Attitude determines latitude; it’s quite simple really.
Canucks forward Steve Bernier could have spent this past off-season feeling sorry for himself, but he didn’t.
Anyone who watched the 24-year-old in action last year can recall quite a few missed scoring chances around the net, some at vital points in contests where a goal could have tipped the scales in Vancouver’s favour.
Bernier can recall each and every one of them and weeks after the 2008-09 season went up in flames for Vancouver, they still tormented him.
“Last year would have been a completely different season if I was able to score on more chances,” said Bernier.
“I know every player in the NHL can say that, but I had a lot of scoring chances that I missed.”
Live and let die was the soundtrack to Bernier’s summer as he finally realized that dwelling on the past would only make his hands quiver and second guess themselves in the clutch this season.
So he moved on and last year’s misses were tucked away. They now reside with the Jonas Brothers hairdo he was sporting in San Jose.
“I don’t think about them any more because they’re in the past, the only thing I’m able to do right now to make sure I’m ready mentally is to practice it. I’ll just keep practicing every day and we’ll see what’s going to happen.”
As Kristin Reid reported earlier this week on Canucks.com, Bernier won the Biggest Loser contest over the summer by dropping close to 15 pounds in an effort to improve his overall game.
He spent the summer in his hometown of Quebec City, QC, training under Raymond Veillette, a strength and conditioning coach with Laval University’s Rouge et Or football team, alongside the stiff competition of other NHLers, including Patrice Bergeron, Antoine Vermette and Mathieu Garon.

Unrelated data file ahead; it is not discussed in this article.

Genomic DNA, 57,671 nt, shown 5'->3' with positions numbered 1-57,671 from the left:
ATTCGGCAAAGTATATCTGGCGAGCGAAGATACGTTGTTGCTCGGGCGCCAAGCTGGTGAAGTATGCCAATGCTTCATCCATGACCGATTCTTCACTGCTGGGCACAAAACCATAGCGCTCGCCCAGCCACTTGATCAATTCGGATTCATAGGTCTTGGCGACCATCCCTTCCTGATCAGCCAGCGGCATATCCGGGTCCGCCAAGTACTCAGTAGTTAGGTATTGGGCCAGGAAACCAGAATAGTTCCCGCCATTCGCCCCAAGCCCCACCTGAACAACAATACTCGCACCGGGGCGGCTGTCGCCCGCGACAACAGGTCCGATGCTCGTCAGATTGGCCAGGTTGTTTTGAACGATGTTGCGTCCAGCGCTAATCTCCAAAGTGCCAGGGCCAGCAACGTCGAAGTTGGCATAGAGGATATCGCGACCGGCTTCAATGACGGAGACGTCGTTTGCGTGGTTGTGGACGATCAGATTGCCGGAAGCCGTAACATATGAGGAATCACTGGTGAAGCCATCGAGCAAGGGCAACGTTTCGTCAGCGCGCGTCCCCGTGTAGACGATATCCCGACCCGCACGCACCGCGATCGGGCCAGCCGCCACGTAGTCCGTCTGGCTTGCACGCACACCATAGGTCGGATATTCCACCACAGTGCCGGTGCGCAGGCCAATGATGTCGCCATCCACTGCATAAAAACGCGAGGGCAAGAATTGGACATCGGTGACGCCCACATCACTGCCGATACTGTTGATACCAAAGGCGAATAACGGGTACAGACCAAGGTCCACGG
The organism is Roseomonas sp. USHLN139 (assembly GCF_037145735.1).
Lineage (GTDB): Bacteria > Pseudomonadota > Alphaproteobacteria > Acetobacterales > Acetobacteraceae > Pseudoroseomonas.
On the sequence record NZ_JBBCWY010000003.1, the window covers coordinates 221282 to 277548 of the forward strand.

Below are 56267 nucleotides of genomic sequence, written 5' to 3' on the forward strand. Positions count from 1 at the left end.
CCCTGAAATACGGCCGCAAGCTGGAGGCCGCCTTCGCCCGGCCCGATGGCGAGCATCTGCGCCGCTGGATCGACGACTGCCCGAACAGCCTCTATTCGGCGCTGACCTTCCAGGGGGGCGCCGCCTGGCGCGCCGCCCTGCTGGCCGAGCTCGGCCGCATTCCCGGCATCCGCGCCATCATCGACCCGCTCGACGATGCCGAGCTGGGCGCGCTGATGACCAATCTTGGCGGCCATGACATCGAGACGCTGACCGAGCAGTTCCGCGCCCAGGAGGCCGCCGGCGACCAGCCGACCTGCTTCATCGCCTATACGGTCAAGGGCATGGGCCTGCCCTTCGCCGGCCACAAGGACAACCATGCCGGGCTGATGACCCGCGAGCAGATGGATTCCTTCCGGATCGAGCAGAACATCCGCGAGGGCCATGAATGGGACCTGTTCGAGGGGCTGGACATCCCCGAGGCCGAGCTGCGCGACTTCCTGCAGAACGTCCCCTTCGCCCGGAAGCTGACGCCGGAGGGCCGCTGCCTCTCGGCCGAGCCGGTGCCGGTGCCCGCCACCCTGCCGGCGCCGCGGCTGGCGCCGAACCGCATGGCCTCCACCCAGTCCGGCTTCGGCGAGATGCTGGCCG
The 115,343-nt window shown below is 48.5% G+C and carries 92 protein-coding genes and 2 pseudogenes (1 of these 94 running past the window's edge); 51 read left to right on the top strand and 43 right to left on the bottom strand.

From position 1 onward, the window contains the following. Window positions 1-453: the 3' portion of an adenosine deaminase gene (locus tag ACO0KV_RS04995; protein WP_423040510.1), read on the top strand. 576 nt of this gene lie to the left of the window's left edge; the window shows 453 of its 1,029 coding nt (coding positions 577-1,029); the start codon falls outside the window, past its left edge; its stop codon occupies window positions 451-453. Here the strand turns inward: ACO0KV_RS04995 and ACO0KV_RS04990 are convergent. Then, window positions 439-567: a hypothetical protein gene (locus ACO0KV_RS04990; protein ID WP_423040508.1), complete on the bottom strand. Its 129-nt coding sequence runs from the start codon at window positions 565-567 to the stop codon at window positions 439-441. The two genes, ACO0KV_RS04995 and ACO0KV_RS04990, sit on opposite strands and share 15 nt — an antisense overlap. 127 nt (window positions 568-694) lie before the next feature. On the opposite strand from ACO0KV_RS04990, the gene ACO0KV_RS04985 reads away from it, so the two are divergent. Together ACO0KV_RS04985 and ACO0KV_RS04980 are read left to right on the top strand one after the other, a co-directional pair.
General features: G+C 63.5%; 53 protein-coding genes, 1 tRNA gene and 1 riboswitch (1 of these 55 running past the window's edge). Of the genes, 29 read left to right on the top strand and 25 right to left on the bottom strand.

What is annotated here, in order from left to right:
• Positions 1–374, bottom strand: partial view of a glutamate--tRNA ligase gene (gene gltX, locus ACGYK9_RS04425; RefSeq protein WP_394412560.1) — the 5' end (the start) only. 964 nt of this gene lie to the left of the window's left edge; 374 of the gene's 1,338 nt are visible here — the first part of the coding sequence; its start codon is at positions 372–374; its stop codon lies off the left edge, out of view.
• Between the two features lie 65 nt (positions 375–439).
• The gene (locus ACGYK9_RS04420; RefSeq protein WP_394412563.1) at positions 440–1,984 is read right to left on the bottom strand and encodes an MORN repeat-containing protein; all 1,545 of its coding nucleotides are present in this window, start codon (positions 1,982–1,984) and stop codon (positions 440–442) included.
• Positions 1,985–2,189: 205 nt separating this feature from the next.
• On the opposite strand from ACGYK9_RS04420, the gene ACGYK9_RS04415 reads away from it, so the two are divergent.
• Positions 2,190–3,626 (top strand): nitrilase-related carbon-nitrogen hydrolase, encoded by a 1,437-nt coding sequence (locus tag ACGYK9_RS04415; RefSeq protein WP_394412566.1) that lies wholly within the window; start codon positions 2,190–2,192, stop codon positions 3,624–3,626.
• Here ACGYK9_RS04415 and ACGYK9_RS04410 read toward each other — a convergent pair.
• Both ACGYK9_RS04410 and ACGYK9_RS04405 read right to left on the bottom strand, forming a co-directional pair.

Version 2.0 of the Canucks robust right-winger has since been skating alongside a few teammates at UBC and so far he’s gotten nothing but positive reviews.
Confidence can play tricks on the best of players but Bernier finally feels like he’s in the zone that he needs to be. His newfound speed and strength are a big reason why, so is the coaching he received a few weeks ago from Canucks director of player development Dave Gagner.
The pair met in Montreal for a brief one-day session where Gagner worked with Bernier on the ice during two separate workouts. Gagner’s goal was simple: to work on the fundamentals. Sharpen them up and Bernier would be better prepared to get pucks over the goal line more frequently in the future.
“We worked on his hands and where to position them, his ability to handle passes in his feet and still get hard accurate shots away and some different dekes to help set up shooting lanes because he has a very quick release already,” said Gagner.
“It’s just a matter of confidence for Steve. The more he works on his basic fundamentals the more confident he will get.”
As if being taught how to lace his skates for the first time, Bernier absorbed all the information Gagner had to offer and he's now putting it to use.
“There are so many things that I thought I was doing properly, but after looking at what he does on the ice, there’s things to improve,” he admitted.
“I’ve starting doing it and it feels a little different and you can notice little differences when you shoot the puck. Like how quick the puck goes from your stick towards the goalie and stuff. It’s a work in progress.”
It’s too soon to tell if Gagner’s teachings will be the piece needed to complete Bernier’s puzzle, yet with each puck the second-year Canuck flings into the net, he gets a step closer to being able to do it in a game.
Each score also increases his confidence, which should be sky-high by training camp at the rate he’s practicing.
“Right now it’s just mental for me. I know what to do mentally so I need to practice it and get it going in a game. It’s a way different in a game than in a practice so it’s going to take a long time, but if I keep practicing, maybe I’ll be able to get a couple more goals. All I know is I’m trying to get better at it.”